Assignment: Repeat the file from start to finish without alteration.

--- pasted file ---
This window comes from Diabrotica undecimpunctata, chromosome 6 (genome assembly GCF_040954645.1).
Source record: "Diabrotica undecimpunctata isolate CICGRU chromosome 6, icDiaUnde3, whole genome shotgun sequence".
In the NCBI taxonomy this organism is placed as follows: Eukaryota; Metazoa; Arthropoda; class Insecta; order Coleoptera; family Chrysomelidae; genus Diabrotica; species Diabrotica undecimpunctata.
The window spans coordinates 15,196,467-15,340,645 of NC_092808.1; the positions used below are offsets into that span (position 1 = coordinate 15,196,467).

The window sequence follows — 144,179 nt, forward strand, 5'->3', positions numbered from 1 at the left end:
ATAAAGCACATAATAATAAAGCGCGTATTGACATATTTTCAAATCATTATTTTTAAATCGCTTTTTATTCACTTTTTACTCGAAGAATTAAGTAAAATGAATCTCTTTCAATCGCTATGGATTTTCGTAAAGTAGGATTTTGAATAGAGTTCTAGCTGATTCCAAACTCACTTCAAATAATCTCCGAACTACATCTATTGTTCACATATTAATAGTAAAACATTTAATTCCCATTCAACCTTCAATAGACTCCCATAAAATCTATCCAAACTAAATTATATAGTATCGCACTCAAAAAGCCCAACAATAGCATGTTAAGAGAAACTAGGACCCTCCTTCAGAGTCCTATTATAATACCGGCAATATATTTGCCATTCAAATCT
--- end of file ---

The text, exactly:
This window comes from Diabrotica undecimpunctata, chromosome 6 (genome assembly GCF_040954645.1).
Source record: "Diabrotica undecimpunctata isolate CICGRU chromosome 6, icDiaUnde3, whole genome shotgun sequence".
In the NCBI taxonomy this organism is placed as follows: Eukaryota; Metazoa; Arthropoda; class Insecta; order Coleoptera; family Chrysomelidae; genus Diabrotica; species Diabrotica undecimpunctata.
The window spans coordinates 15,196,467-15,340,645 of NC_092808.1; the positions used below are offsets into that span (position 1 = coordinate 15,196,467).

The window sequence follows — 144,179 nt, forward strand, 5'->3', positions numbered from 1 at the left end:
ATAAAGCACATAATAATAAAGCGCGTATTGACATATTTTCAAATCATTATTTTTAAATCGCTTTTTATTCACTTTTTACTCGAAGAATTAAGTAAAATGAATCTCTTTCAATCGCTATGGATTTTCGTAAAGTAGGATTTTGAATAGAGTTCTAGCTGATTCCAAACTCACTTCAAATAATCTCCGAACTACATCTATTGTTCACATATTAATAGTAAAACATTTAATTCCCATTCAACCTTCAATAGACTCCCATAAAATCTATCCAAACTAAATTATATAGTATCGCACTCAAAAAGCCCAACAATAGCATGTTAAGAGAAACTAGGACCCTCCTTCAGAGTCCTATTATAATACCGGCAATATATTTGCCATTCAAATCT